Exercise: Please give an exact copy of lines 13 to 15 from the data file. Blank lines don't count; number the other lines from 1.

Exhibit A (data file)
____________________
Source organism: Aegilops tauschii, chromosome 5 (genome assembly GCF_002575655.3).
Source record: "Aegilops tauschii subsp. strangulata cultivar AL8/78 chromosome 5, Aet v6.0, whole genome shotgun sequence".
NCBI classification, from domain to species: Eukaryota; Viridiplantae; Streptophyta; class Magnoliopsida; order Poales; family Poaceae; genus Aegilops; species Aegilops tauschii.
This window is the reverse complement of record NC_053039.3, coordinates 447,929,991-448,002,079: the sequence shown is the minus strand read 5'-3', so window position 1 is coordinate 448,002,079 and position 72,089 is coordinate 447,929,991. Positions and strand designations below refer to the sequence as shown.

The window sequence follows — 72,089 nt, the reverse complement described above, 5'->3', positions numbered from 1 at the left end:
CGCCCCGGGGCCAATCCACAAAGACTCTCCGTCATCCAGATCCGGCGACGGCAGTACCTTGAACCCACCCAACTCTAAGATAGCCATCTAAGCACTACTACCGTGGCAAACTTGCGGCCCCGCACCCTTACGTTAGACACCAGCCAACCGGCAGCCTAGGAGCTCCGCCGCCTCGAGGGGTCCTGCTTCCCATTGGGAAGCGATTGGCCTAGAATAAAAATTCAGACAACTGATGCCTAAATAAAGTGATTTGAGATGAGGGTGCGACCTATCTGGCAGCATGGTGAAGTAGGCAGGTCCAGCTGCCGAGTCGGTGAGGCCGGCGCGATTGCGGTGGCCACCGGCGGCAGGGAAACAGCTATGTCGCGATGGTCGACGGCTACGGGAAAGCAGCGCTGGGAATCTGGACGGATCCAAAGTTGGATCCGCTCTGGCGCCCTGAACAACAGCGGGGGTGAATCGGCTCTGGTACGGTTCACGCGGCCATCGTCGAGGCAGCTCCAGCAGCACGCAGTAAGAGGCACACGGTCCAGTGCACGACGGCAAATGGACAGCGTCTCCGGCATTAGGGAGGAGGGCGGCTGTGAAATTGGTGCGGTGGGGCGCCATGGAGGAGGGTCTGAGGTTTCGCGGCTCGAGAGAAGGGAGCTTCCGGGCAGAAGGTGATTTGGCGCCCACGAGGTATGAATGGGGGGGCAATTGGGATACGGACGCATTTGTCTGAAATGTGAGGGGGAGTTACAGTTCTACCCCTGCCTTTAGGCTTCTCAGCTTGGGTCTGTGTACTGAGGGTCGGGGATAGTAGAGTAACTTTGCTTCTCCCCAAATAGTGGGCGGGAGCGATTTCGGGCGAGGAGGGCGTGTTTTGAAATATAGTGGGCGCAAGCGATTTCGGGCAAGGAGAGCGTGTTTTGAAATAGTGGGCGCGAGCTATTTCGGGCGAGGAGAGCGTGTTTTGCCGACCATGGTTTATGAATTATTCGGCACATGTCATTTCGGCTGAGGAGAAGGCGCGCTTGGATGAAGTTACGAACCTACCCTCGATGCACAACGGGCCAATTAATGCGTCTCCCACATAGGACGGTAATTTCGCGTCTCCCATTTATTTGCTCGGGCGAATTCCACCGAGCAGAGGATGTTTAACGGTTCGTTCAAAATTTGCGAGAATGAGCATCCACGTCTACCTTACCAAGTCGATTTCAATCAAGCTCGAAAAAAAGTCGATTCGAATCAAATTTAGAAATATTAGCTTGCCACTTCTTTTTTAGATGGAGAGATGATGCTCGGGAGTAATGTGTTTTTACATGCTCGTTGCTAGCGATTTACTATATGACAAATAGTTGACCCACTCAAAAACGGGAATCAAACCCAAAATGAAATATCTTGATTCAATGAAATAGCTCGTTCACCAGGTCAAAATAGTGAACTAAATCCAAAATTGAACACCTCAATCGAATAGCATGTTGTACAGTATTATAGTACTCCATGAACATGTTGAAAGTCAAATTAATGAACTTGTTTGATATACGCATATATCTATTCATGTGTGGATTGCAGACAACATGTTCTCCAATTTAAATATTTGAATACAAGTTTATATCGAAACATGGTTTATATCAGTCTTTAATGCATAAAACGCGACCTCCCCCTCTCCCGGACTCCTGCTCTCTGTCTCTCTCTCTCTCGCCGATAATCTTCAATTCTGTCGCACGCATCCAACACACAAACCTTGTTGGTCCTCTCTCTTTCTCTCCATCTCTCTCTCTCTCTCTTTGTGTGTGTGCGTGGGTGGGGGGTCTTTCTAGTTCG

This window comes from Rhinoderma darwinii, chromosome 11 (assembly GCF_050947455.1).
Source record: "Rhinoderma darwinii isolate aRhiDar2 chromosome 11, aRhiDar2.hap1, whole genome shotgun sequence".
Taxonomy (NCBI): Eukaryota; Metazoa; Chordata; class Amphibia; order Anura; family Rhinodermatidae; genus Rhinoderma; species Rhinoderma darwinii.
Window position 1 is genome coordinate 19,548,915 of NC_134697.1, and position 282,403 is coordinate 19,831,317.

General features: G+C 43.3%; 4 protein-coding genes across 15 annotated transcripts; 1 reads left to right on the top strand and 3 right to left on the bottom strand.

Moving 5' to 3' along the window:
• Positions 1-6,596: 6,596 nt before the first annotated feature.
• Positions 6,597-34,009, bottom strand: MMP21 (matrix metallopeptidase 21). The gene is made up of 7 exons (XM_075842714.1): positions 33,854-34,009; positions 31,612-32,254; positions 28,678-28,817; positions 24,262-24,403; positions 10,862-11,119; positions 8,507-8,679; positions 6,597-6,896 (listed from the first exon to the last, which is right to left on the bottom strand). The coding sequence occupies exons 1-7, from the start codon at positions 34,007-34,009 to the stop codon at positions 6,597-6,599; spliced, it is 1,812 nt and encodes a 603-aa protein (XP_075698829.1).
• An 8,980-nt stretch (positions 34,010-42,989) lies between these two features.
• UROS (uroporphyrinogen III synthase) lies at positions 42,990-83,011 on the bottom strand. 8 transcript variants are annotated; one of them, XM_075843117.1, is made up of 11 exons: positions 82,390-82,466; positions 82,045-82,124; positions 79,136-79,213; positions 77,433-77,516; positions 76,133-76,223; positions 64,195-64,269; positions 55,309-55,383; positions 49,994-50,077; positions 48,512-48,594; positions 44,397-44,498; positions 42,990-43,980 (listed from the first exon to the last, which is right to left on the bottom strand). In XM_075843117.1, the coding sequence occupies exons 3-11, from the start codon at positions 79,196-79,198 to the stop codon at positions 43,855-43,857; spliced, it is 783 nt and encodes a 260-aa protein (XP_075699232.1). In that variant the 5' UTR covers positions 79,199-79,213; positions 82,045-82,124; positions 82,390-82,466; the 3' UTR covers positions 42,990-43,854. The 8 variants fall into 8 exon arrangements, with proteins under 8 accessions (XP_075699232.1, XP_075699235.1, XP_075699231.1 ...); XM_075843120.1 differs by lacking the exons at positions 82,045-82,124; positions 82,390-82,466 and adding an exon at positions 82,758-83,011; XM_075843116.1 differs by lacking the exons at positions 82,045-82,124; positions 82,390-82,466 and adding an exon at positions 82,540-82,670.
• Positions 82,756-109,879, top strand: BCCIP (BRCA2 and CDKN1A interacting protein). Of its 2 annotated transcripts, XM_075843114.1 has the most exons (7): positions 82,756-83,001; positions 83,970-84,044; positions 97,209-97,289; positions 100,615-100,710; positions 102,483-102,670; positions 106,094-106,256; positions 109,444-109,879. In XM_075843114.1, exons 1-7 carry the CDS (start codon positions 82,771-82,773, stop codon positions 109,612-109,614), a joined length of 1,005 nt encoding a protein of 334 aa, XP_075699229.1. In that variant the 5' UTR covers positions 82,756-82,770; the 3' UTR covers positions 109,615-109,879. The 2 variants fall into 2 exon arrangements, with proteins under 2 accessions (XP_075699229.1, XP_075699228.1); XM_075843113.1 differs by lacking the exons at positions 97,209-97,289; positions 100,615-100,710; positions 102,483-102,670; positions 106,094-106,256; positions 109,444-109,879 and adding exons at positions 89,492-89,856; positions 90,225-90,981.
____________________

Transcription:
• Positions 1-6,596: 6,596 nt before the first annotated feature.
• Positions 6,597-34,009, bottom strand: MMP21 (matrix metallopeptidase 21). The gene is made up of 7 exons (XM_075842714.1): positions 33,854-34,009; positions 31,612-32,254; positions 28,678-28,817; positions 24,262-24,403; positions 10,862-11,119; positions 8,507-8,679; positions 6,597-6,896 (listed from the first exon to the last, which is right to left on the bottom strand). The coding sequence occupies exons 1-7, from the start codon at positions 34,007-34,009 to the stop codon at positions 6,597-6,599; spliced, it is 1,812 nt and encodes a 603-aa protein (XP_075698829.1).
• An 8,980-nt stretch (positions 34,010-42,989) lies between these two features.